Here at the Tusk we take a different approach to the study of cosmic impact threats than elsewhere on the internet. Some other sites are the digital equivalent of the bearded freak with a sandwich board imploring us from the sidewalk to “Repent!,” lest the rapture sweep us up.  Another class of sites is purely technical and they keep track, warn of and describe actual objects in space.

Then there is an entire world of communicators, grant-driven scientists, shallow non-profits, and major media figures, who treat the subject in a terribly awkward manner and downplay our cosmic impact history — while simultaneously pleading for people to pay more attention to “Near Earth Objects,” and give them more money.

But whatever the flavor, these sites focus on the future; here, we focus on the past.

Two perspectives can be used to assess and characterize the risk of future impacts. One approach is sending billions of dollars of equipment to space, and constructing mammoth telescopes out in the middle of nowhere, in order to locate and track actual objects in space. This approach seeks to answer the question: Where are they now, and when are they coming?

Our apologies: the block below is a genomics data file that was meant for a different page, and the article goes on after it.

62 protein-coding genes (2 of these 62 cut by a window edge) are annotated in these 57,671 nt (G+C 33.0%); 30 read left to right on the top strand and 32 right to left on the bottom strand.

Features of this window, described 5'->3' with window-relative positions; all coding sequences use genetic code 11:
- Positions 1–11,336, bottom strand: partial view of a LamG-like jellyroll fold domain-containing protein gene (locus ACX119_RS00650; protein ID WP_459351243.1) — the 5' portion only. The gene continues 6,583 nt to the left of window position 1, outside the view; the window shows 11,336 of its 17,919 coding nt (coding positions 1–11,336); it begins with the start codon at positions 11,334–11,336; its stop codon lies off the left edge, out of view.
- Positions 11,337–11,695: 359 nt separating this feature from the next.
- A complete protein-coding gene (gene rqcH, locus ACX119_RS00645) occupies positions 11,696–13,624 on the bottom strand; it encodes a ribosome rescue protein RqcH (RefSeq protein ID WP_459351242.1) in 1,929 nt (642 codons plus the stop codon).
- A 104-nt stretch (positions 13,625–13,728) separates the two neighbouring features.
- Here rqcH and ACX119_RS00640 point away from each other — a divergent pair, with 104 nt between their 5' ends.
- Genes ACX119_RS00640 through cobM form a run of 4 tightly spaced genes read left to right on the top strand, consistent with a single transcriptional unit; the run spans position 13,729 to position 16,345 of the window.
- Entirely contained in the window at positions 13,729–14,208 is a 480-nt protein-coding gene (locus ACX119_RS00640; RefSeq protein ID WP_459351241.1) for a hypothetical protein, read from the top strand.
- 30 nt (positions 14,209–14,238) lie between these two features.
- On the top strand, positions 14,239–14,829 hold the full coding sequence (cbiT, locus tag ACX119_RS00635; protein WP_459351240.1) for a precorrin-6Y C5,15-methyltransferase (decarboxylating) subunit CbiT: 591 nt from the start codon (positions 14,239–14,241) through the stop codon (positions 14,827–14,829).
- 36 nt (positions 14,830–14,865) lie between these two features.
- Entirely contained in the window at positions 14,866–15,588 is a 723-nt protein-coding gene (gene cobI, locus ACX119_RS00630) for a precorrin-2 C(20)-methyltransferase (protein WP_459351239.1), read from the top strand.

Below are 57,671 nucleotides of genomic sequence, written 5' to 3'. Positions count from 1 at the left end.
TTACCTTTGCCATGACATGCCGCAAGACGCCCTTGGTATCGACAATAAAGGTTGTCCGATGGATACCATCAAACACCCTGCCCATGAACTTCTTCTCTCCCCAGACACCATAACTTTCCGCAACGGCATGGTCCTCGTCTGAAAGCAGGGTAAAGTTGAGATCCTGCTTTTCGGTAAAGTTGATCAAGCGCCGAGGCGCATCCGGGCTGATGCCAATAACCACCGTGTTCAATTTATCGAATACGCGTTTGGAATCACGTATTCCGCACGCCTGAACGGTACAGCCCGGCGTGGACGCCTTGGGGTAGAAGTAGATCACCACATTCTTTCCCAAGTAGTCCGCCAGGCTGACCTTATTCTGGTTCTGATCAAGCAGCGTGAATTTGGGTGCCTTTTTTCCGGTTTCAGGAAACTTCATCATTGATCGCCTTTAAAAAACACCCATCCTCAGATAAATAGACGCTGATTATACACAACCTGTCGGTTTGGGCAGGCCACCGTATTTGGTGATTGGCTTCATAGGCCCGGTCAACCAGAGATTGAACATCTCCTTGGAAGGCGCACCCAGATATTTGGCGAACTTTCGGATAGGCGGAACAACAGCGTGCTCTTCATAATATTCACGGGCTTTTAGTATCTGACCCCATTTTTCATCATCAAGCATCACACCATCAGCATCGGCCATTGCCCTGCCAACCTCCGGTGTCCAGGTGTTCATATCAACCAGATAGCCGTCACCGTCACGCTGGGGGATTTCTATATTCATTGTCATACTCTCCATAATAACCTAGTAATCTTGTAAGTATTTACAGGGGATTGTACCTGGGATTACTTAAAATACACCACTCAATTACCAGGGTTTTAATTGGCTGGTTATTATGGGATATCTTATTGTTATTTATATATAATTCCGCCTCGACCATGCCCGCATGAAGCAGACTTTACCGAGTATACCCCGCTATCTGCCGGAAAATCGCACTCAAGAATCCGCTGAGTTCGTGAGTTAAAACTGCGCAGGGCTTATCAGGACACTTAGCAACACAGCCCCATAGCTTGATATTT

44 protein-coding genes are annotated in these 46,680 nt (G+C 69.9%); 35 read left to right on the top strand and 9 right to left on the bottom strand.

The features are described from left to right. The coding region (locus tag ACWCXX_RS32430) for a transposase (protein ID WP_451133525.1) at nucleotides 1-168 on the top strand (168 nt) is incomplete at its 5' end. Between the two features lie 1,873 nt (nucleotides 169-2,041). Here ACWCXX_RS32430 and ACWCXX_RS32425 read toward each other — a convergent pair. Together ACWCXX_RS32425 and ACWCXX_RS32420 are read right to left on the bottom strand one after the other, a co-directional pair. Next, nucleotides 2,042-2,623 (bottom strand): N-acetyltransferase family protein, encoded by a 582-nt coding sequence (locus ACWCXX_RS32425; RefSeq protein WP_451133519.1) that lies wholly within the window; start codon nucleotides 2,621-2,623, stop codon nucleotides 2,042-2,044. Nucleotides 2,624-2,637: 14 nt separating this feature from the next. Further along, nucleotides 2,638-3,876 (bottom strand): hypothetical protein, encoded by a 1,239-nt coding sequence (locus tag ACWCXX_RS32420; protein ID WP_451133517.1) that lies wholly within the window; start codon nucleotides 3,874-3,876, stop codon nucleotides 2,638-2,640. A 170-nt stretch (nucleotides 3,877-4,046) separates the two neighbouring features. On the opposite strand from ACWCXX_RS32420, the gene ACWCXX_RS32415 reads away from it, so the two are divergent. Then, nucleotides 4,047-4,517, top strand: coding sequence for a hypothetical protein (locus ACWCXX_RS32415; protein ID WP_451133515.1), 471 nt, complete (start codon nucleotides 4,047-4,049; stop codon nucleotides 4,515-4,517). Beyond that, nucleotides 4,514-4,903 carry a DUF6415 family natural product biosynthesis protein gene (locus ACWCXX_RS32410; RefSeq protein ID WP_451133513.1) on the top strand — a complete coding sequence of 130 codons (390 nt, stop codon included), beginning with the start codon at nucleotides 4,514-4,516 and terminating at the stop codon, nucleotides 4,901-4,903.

The other approach, reflected here, and in our data, asks the related question: How recently and with what frequency have we been clobbered in the past? (Obviously, the frequency of past impacts informs our future.)

The balance of global attention to these two questions is weighted to the former approach, peering into the heavens to spot our demise in advance. The Tusk and the Comet Research Group believe it to be less expensive and more productive to look under our feet, literally. Under our feet in the shallow soils of many, many places on earth, is a quantifiable, repeatable and acceptable record of what the hell happened.

But here my friends is the cruel irony of willful ignorance: No one is looking. Yep. While it has been lamented that the number of people looking into the heavens for Near Earth Objects could staff a McDonalds, the number of people searching shallow and recent Pleistocene and Holocene human contemporaneous soils for signals of past impacts and airbursts could not make a single french fry. It is a part-time effort from part-time researchers at the part-time but well qualified Comet Research Group.

Taking samples at well dated archaeological sites and testing them for cosmic impacts is both very doable…and simply not done. Why? Because we know there were no globally significant impacts in human times.